Technology and the rapid digitalisation of a number of roles demands that schools teach students new skills so they can qualify for future jobs.
However, the use of technology in classrooms remains a highly contentious issue.
A recent example is the controversy surrounding moves to ban students from using their mobile phones during class time.
However, the use of technology can often make it easier for teachers to deliver their lessons – and it can improve student outcomes if done right.
Cutting through the hassle
Dalby’s Our Lady of the Southern Cross College – which was formed from the unification of St Columba’s and St Mary’s in 2008 – upgraded its classrooms six months ago with Japanese firm Ricoh’s state-of-the-art interactive whiteboards (IWB) in a bid to digitally enhance its curriculum.
The College, a Visible Learning Lighthouse School, has been using Ricoh’s technology since 2018. Housing some 560 students from Prep to Year 12, the school installed 40 Ricoh IWBs worth around $1m.
These IWBs, which boost student-teacher collaboration, are connected to a Learning Management System (LMS) which allows students to access the lessons and resources from their laptops, regardless of their location.
Through the IWB, teachers and students can edit, print and even send documents online.
How IWBs are helping educators
Prior to the switch to IWBs, Dalby’s classrooms were fitted with poorly-installed devices which would often cause the College to experience connectivity issues.
College principal, Peter Cuskelly, said that while they have always supported smart board technology, the technical problems experienced from these devices led to teachers doubting their usefulness.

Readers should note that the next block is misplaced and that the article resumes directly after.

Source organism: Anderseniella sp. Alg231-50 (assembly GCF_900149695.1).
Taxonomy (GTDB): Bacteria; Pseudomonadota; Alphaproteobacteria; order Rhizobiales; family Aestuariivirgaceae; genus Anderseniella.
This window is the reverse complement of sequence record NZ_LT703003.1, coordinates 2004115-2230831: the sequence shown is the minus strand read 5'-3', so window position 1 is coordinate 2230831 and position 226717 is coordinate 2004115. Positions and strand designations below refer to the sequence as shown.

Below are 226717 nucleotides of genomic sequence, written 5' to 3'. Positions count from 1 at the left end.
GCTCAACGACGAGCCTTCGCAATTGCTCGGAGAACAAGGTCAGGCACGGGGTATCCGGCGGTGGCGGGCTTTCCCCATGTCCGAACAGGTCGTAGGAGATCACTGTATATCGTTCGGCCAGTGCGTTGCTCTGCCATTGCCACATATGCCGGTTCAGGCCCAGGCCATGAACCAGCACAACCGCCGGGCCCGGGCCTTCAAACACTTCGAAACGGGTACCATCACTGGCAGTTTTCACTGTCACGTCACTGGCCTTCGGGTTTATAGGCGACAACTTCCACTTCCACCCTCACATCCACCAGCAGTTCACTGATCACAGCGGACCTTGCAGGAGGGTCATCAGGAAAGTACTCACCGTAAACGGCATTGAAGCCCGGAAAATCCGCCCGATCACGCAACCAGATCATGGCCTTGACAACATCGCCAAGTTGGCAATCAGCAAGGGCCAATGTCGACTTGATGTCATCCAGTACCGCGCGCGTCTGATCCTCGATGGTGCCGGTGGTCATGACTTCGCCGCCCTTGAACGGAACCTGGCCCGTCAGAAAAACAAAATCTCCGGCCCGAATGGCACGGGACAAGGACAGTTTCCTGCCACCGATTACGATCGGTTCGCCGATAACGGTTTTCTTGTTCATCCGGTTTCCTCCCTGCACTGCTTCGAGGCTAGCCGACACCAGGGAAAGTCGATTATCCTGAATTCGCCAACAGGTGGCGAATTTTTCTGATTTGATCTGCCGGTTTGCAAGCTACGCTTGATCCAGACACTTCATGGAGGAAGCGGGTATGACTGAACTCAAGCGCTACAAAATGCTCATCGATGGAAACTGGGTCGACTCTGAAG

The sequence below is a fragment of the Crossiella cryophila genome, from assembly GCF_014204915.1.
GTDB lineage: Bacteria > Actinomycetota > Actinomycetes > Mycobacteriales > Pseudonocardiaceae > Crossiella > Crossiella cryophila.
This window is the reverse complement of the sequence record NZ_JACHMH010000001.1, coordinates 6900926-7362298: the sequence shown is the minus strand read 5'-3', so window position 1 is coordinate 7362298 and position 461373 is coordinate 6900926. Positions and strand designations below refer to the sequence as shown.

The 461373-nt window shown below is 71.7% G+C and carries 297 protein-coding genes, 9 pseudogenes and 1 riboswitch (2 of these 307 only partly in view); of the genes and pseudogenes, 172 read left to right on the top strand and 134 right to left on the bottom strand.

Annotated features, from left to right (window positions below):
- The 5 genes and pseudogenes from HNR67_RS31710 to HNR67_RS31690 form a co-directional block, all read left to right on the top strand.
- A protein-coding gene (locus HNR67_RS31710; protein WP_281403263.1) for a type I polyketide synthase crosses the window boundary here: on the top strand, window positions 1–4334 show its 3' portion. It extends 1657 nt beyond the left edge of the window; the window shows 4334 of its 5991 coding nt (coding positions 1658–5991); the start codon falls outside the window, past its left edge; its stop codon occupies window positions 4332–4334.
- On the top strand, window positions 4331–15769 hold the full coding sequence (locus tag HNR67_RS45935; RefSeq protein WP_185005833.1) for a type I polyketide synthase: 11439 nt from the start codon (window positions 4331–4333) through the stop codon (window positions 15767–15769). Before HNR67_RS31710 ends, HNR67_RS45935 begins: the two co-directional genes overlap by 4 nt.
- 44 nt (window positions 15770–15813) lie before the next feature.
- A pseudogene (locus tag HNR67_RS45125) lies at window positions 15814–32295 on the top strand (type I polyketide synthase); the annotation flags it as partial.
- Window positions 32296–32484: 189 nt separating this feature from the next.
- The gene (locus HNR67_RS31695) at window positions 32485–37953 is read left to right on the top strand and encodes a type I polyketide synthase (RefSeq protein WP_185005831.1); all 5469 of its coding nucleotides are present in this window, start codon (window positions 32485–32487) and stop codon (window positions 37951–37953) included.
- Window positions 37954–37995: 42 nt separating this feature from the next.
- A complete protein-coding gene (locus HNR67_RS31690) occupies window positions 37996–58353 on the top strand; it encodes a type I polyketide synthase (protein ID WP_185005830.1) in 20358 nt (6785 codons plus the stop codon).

“The smartboard idea broke down, as many of our previous devices were becoming unusable, but we still wanted to bridge the technology gap, to enhance student learning and support our teachers,” Cuskelly said.
“We realised we needed to re-evaluate our strategy and determine whether we had the best technology mix.”
Prior to having Ricoh’s IWB installed, the College had sent teachers to test out the boards.
“We were looking to invest a significant sum on infrastructure and we wanted to make sure we had the best technology for an eight to 10-year period,” Cuskelly said.
Within a span of a few months, the College noticed the changes that IWB had brought into its classrooms – from teachers no longer needing to carry their own laptops or teaching materials to making it easier for them to catch up on missed lessons.
The use of IWB also made it easier for teachers to revise for assessments.
Cuskelly said that the new technology helped their teachers better prepare for their classes – one of the biggest issues raised by educators as the profession continues to deal with red tape.
The use of IWB also makes the learning resources more easily-available to students through the LMS, explained Cuskelly.
“It (LMS) gives them the ability to read through lessons, focus on the most pertinent aspects and spend time improving their capabilities. In turn, we’d expect their results to continue to improve,” Cuskelly said.
“The Ricoh IWBs make life so easy for everyone – we’ve enjoyed an outstanding outcome, for our students, teachers and the College in general.”